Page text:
In other water news, this Tuesday a Senate committee will hear testimony on Western drought conditions and what states are doing to address them. Details can be found here.

Fisheries Management Act Won’t Be Easy to Land

This week, the House will consider a measure that would make significant changes to fisheries management language in the Magnuson-Stevens Act. Introduced by Rep. Don Young (R-AK) and Rep. Rob Bishop (R-UT), H.R. 1335 would not only end a 10-year limit in place for rebuilding fish stocks, but would alleviate catch requirements that apply to various species. It would also reauthorize the Magnuson-Stevens Fishery Conservation and Management Act which expired in 2013.

This legislation will not have an easy path forward. With support already divided along party lines, it will face an uphill climb in both the House and Senate. The White House has also issued a veto threat, further clouding its future. The conservation and fisheries community are also divided in their opinions toward the bill. Last week, former heads of the National Marine Fisheries Service wrote a letter to House leadership urging them to resist the measure.

The legislative text can be found here.

Healthier Forests, Less Time in Court

In a hearing to be held on Wednesday, the House Natural Resources Subcommittee on Federal Lands will examine a discussion draft that would expedite the National Environmental Policy Act (NEPA) review process, which currently calls for thorough assessments of forestry projects to measure for potential harmful natural impacts, but also makes the agency vulnerable to costly, time-consuming lawsuits. The goal of the bill, titled “Returning Resilience to our Overgrown, Fire-prone National Forests Act of 2015,” introduced by Chairman Tom McClintock (R-CA), Rep. Bruce Westerman (R-AR) and Rep. Ryan Zinke (R-MT), is to enable the U.S. Forest Service to complete additional timber projects faster and with less interference due to litigation.

Advocates of this legislation argue that an expedited NEPA review process would not only improve forest health nationwide, but also severely reduce the long-term risk of wildfires and the rising suppression costs that have crippled the Forest Service for the past few years. But many oppose the bill, saying that it could create a snowball effect that would allow for dramatic increases in forestry and timber projects with little concern for environmental impacts.

You can find more information on the hearing here.

This Week in Full:

Monday, June 1

House Meeting to set rules for floor debate on Transportation and Commerce appropriations bills Rules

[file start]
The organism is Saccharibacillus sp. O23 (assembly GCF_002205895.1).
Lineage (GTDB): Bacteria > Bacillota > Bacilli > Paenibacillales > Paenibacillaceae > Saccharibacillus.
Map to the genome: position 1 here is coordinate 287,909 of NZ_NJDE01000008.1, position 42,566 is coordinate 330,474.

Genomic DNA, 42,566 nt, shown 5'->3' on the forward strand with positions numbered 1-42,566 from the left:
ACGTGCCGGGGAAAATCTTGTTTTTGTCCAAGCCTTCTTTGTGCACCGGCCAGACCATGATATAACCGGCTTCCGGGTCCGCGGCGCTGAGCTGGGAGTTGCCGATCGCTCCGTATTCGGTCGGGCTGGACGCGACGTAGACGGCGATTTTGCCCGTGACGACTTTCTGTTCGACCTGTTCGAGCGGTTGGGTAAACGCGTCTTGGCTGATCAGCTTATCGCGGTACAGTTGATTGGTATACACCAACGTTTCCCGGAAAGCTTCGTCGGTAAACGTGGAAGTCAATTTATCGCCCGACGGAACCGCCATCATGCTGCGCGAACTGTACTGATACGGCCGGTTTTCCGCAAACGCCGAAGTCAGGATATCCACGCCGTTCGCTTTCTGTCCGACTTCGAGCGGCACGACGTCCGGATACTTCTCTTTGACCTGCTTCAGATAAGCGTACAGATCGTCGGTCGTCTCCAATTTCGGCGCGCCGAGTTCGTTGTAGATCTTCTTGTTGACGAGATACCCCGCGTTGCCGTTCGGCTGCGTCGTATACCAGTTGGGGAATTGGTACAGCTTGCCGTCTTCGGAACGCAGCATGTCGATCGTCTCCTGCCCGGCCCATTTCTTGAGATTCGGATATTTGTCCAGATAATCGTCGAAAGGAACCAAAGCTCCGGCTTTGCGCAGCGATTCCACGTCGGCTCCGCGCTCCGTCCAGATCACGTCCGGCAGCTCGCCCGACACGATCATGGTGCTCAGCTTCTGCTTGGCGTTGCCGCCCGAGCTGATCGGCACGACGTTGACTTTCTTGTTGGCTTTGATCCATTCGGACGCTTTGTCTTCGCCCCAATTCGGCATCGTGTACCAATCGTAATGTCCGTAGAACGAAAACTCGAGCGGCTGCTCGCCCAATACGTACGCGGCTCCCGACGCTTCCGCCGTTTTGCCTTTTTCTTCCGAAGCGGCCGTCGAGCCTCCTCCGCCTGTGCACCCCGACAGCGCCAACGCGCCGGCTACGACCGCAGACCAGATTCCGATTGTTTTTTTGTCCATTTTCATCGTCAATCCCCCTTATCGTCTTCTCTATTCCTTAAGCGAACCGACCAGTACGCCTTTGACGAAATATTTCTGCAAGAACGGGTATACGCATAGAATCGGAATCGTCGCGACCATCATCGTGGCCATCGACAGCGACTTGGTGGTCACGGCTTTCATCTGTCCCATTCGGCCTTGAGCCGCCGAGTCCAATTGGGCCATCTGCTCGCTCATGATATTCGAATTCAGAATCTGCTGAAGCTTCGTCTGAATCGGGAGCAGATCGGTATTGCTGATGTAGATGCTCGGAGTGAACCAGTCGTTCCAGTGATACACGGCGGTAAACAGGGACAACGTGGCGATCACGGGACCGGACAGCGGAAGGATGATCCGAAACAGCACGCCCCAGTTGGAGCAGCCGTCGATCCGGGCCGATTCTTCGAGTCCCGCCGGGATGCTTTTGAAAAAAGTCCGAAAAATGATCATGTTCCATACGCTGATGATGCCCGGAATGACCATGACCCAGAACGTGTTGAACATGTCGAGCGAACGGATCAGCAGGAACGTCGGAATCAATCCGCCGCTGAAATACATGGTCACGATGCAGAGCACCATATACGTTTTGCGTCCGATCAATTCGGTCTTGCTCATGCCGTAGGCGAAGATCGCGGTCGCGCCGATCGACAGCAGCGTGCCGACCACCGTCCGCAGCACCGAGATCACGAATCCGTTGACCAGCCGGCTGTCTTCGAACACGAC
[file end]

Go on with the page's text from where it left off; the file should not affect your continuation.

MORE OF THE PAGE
Tuesday, June 2

House Hearing on the QER and energy bill discussion drafts

Energy and Commerce Subcommittee on Energy and Power

House Hearing on OSMRE’s stream protection rule

Natural Resources Subcommittee on Oversight and Investigations

Senate Markup of resolution on the Waters of the U.S. rule

Small Business and Entrepreneurship

Senate Hearing on Western drought

Energy and Natural Resources

Wednesday, June 3           

Senate Hearing on energy bill efficiency and accountability title

House Energy and Commerce Subcommittee on Energy and Power

Senate Hearing on draft forestry legislation

Natural Resources Subcommittee on Federal Lands

Thursday, June 4

House Hearing on the effects of U.S. EPA regulations on business

House Science, Space, and Technology

Ariel Wiegard

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May 29, 2015

Good Call: New Conservation Reserve Program Acres Will Enhance Duck Habitat in a Big Way

Today, Agriculture Secretary Tom Vilsack announced that an additional 800,000 acres will be eligible for enrollment in the Conservation Reserve Program (CRP), a Farm Bill initiative that has allowed agriculture producers to voluntarily conserve environmentally sensitive land—including prime wildlife habitat—for 30 years. Vilsack revealed this big boost to CRP, which he called “one of most successful conservation programs in the history of the country,” during his remarks to hunters and conservationists at the Ducks Unlimited National Convention in Milwaukee, Wis.

Image courtesy of Texas Parks and Wildlife Department.

The backdrop is fitting, since 300,000 of these additional acres will be devoted to lands with duck nesting habitat, potentially doubling CRP acres that can benefit ducks in the future. The remaining acres will be split: 100,000 to wetland restoration initiatives and 400,000 to state acres for wildlife enhancement (SAFE)—all good news for sportsmen. For its part, Ducks Unlimited was recognized by Vilsack for leading three separate USDA projects resulting in an overall investment of $25.8 million in conservation efforts across the country.

Vilsack also announced that a general sign-up period would begin in December 2015 to get the ball rolling on CRP enrollment, to which supporters of the program are saying, It’s about time. There hasn’t been a general sign-up since 2013, and more than 15 months after passage of the 2014 Farm Bill, regulation of CRP has been lacking. Enrollment was 1.7 million acres below the prescribed enrollment cap as of April 2015, with contracts for an additional 1.9 million acres set to expire on September 30.

The TRCP has been working closely with our partners in the sportsmen’s and wildlife community, USDA, and Congress to advance many aspects of the program that were addressed by Vilsack’s remarks today. Our Agriculture and Wildlife Working Group galvanized the 12 Senators who sent this letter to the Secretary, calling for a general sign-up to support full enrollment of CRP. And we’re very eager to see USDA complete implementation of the program, including the delayed rollout of a new CRP working grasslands enrollment option, which the department has said to expect later this summer.